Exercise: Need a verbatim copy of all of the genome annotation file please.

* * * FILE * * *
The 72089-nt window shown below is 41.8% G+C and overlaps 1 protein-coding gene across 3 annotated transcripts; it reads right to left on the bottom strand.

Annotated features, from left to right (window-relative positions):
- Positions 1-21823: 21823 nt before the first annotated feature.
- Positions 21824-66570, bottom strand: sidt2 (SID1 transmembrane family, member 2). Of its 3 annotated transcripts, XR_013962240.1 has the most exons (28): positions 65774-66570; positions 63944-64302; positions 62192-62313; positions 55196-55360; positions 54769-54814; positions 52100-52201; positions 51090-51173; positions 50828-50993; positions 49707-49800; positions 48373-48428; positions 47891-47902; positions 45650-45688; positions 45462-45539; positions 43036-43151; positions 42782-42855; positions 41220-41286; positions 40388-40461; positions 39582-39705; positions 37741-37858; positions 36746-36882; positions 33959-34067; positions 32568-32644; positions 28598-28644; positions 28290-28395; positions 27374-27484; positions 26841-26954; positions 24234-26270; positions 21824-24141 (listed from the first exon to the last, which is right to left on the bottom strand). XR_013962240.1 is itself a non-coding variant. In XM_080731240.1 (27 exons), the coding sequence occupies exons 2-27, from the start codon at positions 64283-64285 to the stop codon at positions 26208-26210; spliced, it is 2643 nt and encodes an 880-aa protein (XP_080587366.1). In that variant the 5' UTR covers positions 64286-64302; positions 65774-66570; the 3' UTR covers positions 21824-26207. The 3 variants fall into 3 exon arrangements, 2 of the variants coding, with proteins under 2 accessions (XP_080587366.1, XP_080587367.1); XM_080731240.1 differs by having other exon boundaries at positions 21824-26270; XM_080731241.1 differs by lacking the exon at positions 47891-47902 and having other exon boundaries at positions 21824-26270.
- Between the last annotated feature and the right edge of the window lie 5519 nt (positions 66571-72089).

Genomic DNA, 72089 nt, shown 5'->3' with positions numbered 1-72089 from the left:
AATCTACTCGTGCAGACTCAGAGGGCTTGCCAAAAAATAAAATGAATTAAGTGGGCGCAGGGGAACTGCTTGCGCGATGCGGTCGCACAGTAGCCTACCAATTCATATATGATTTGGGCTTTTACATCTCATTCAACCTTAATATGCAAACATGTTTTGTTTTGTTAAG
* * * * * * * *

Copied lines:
The 72089-nt window shown below is 41.8% G+C and overlaps 1 protein-coding gene across 3 annotated transcripts; it reads right to left on the bottom strand.

Annotated features, from left to right (window-relative positions):
- Positions 1-21823: 21823 nt before the first annotated feature.
- Positions 21824-66570, bottom strand: sidt2 (SID1 transmembrane family, member 2). Of its 3 annotated transcripts, XR_013962240.1 has the most exons (28): positions 65774-66570; positions 63944-64302; positions 62192-62313; positions 55196-55360; positions 54769-54814; positions 52100-52201; positions 51090-51173; positions 50828-50993; positions 49707-49800; positions 48373-48428; positions 47891-47902; positions 45650-45688; positions 45462-45539; positions 43036-43151; positions 42782-42855; positions 41220-41286; positions 40388-40461; positions 39582-39705; positions 37741-37858; positions 36746-36882; positions 33959-34067; positions 32568-32644; positions 28598-28644; positions 28290-28395; positions 27374-27484; positions 26841-26954; positions 24234-26270; positions 21824-24141 (listed from the first exon to the last, which is right to left on the bottom strand). XR_013962240.1 is itself a non-coding variant. In XM_080731240.1 (27 exons), the coding sequence occupies exons 2-27, from the start codon at positions 64283-64285 to the stop codon at positions 26208-26210; spliced, it is 2643 nt and encodes an 880-aa protein (XP_080587366.1). In that variant the 5' UTR covers positions 64286-64302; positions 65774-66570; the 3' UTR covers positions 21824-26207. The 3 variants fall into 3 exon arrangements, 2 of the variants coding, with proteins under 2 accessions (XP_080587366.1, XP_080587367.1); XM_080731240.1 differs by having other exon boundaries at positions 21824-26270; XM_080731241.1 differs by lacking the exon at positions 47891-47902 and having other exon boundaries at positions 21824-26270.
- Between the last annotated feature and the right edge of the window lie 5519 nt (positions 66571-72089).

Genomic DNA, 72089 nt, shown 5'->3' with positions numbered 1-72089 from the left:
AATCTACTCGTGCAGACTCAGAGGGCTTGCCAAAAAATAAAATGAATTAAGTGGGCGCAGGGGAACTGCTTGCGCGATGCGGTCGCACAGTAGCCTACCAATTCATATATGATTTGGGCTTTTACATCTCATTCAACCTTAATATGCAAACATGTTTTGTTTTGTTAAG